Years ago, during a wilderness period in my spiritual life, I was a skeptic on the doctrine of providence. When I heard someone thank God for something that I considered trivial, I often thought, without saying out loud, “If you’re going to thank God for something that goes your way, are you prepared to blame God when things don’t go your way?”

Although I would never put it like that today, my logic was sound: If God is in control, he’s in control all the way. It cannot be the case that we live in a world in which some things “just happen,” as I’ve heard more than a few pastors say, while other things reflect God’s providence. Why? Because the things that “just happen” affect everything else in the world. There’s a ripple effect—or as Keller puts it, a “butterfly effect”—of unimaginable consequences from even one small, seemingly insignificant event. Not to mention that all along that causal chain, God’s people are praying, and the God to whom they’re praying has promised to answer our prayers and grant our petitions.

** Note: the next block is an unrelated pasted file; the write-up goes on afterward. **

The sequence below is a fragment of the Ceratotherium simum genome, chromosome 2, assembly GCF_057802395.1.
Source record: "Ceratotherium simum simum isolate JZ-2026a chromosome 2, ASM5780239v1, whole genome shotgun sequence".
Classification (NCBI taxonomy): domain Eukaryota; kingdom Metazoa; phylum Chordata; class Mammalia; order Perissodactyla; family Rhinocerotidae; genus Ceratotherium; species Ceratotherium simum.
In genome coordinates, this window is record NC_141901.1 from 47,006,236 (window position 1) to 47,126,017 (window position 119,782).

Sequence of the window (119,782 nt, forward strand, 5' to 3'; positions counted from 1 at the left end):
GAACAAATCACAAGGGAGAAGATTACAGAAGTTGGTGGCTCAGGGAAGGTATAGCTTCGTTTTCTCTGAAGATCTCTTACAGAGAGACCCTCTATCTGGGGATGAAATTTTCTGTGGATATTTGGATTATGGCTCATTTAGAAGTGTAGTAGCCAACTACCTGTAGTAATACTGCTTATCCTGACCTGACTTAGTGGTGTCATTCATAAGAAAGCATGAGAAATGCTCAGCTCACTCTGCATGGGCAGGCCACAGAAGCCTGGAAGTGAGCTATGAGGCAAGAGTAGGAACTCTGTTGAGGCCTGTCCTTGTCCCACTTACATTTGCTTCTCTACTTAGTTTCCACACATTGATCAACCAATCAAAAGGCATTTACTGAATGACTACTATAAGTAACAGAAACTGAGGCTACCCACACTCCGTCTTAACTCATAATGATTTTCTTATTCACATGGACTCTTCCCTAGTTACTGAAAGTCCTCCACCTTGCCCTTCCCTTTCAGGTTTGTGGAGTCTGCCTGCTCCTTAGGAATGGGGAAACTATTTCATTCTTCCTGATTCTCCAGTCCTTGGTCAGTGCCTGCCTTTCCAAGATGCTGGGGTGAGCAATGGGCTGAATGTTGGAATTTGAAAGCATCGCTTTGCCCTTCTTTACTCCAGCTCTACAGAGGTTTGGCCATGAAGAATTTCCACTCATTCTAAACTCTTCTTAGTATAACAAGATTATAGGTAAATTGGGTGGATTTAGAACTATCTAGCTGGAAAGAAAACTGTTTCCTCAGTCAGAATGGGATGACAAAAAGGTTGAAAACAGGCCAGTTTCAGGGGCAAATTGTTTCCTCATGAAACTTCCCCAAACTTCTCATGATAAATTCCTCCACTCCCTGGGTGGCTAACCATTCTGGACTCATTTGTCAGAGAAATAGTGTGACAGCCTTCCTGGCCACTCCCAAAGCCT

Years ago, I argued with a friend in ministry about whether “God cares who wins the Super Bowl.” I was emphatic: Of course God cares! How could he not? He’s got players, coaches, team owners, front-office personnel, stadium vendors, and fans of both teams, all of whom God loves and all of whom care passionately about who wins and loses. For many, their livelihoods depend on or are deeply affected by the game’s outcome. Moreover, many of them are Christians who are praying to a God who tells them in his Word that “in all things God works for the good of those who love him.” All means all, including the snap of every ball in every play!

Why would a Christian believe that God doesn’t care about who wins the Super Bowl? Do we believe that God has “more important” things to care about—global terrorism, hunger, nuclear proliferation, racism, etc.? In which case, we think, God is “too big” to care about something small and insignificant like a football game. In believing this, however, we’re really saying that God is too small to care: He’s merely a bigger, more perfect version of ourselves: like us, he has a limited amount of time and attention to give to things and people in the world. Every moment he spends redeeming a heartbreaking loss for an Atlanta Falcons player (or fan) is one less moment he has to spend on North Korea’s nuclear program.